Outsourcing The process of having various database functions handled by external service bureaus. Typically, functions are outsourced to direct response agencies, computer service bureaus, data entry houses, mailshops, fulfillment houses, telemarketing companies.
Package The envelope or container or look of your outgoing direct mail piece.
PC Personal Computer. The versatile desktop workstation used for hundreds of applications. They can be used to access a marketing database resident on a mainframe.
Penetration Ratio Your customers as a percentage of the universe that defines your customer's type of household or business. "We had a penetration ratio in that zip code of 8%."
Personalization The process of including personal references in an outgoing mail piece such as "Thank you for your order of Feb. 23 for six boxes of hard candy, Mrs. Williams." With laser letters, personalization does not cost more than non-personalized letters.
POS Point of Sale. A cash register.
Postal pre-sort Sorting outgoing letters in a special way to take advantage of postal discounts.
Predictive Model A model which predicts the response to a promotion.
Present Discounted Value A financial process for calculating the present value of an amount of money to be received or paid in the future. The formula is PDV = V / (1 + i)n where V = future value, i = market rate of interest, n = time in years.
Production A function in an advertising agency of producing letters and other direct mail pieces. Also the programmers in a service bureau who work on such direct mail pieces.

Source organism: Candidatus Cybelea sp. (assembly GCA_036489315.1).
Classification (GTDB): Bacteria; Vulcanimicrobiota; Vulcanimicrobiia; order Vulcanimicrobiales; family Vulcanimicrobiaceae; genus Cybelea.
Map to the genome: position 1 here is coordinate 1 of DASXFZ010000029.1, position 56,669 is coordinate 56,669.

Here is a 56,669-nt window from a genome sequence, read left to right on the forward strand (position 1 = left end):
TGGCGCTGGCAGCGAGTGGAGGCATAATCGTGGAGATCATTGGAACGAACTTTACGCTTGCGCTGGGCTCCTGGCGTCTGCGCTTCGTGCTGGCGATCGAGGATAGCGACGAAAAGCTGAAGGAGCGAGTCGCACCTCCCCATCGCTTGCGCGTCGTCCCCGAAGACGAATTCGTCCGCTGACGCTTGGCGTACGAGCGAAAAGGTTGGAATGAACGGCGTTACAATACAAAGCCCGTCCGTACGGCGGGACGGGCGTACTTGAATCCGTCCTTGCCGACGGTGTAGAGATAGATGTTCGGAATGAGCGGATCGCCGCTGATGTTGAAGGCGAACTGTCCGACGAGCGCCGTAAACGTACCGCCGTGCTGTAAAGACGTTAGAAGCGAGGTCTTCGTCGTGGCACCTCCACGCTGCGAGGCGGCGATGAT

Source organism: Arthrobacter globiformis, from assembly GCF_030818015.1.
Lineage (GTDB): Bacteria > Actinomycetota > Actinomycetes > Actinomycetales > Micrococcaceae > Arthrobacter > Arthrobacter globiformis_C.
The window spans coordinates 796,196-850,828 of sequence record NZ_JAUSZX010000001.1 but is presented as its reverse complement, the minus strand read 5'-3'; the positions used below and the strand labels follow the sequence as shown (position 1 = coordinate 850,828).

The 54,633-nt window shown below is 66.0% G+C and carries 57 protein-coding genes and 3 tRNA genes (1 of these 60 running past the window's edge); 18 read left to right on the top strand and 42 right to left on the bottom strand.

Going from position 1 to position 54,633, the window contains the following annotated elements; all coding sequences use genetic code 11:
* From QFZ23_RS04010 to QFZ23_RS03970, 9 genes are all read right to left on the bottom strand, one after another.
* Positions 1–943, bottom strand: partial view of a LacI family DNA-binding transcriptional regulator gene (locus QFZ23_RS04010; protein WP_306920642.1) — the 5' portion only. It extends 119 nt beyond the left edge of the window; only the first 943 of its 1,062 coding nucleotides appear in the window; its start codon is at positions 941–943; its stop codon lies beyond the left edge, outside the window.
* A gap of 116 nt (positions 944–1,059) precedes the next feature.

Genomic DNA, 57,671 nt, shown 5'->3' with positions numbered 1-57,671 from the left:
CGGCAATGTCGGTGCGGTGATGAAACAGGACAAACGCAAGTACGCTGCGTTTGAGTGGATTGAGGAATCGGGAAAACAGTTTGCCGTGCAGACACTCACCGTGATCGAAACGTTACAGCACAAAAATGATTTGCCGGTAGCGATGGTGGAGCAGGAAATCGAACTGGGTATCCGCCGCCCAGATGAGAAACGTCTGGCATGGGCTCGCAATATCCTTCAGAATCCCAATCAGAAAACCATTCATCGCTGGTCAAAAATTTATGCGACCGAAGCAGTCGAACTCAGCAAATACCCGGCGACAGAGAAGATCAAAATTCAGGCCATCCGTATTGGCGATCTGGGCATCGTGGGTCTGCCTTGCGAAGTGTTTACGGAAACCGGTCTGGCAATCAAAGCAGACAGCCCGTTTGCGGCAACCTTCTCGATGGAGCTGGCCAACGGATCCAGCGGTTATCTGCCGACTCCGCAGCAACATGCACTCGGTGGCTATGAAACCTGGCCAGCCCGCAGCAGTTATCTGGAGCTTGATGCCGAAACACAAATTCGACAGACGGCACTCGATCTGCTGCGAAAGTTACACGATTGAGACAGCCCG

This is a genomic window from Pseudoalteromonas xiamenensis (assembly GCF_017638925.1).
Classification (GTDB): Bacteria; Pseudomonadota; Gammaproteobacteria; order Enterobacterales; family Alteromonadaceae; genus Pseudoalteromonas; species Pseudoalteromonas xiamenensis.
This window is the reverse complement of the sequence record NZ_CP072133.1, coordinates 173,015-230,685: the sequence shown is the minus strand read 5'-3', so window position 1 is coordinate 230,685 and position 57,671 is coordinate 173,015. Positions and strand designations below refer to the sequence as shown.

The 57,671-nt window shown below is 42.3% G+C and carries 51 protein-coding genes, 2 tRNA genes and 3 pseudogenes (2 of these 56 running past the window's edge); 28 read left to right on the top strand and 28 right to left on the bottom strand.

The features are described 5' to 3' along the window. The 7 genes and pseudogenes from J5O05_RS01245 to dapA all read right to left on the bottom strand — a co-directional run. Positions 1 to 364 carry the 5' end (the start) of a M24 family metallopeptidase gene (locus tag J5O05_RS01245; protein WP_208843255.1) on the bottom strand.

Profile A way of describing your typical customer. You create a profile by modeling your database. The profile could tell you that your typical customer was a woman of 35-54 with an income of $25-$50K.
Prospect A potential customer who you have targeted.
Prospecting Mailing or telemarketing to prospects who are not yet your customers.
Psychographics A way of grouping people by wealth, orientation, hobbies and interests.
Pull The percent response to your offer by mail or phone.
Purge To eliminate undesirable names from a list.
Qualify In business-to-business, a process whereby respondents to an ad or a mailing are determined (usually by a telephone interview) to be worth a salesman's time and attention. In efficient operations, a telemarketer will qualify an incoming lead before the name is sent to a salesman for action.
Query A question designed to retrieve information from a database. The result can be a count, a cross tab or a report.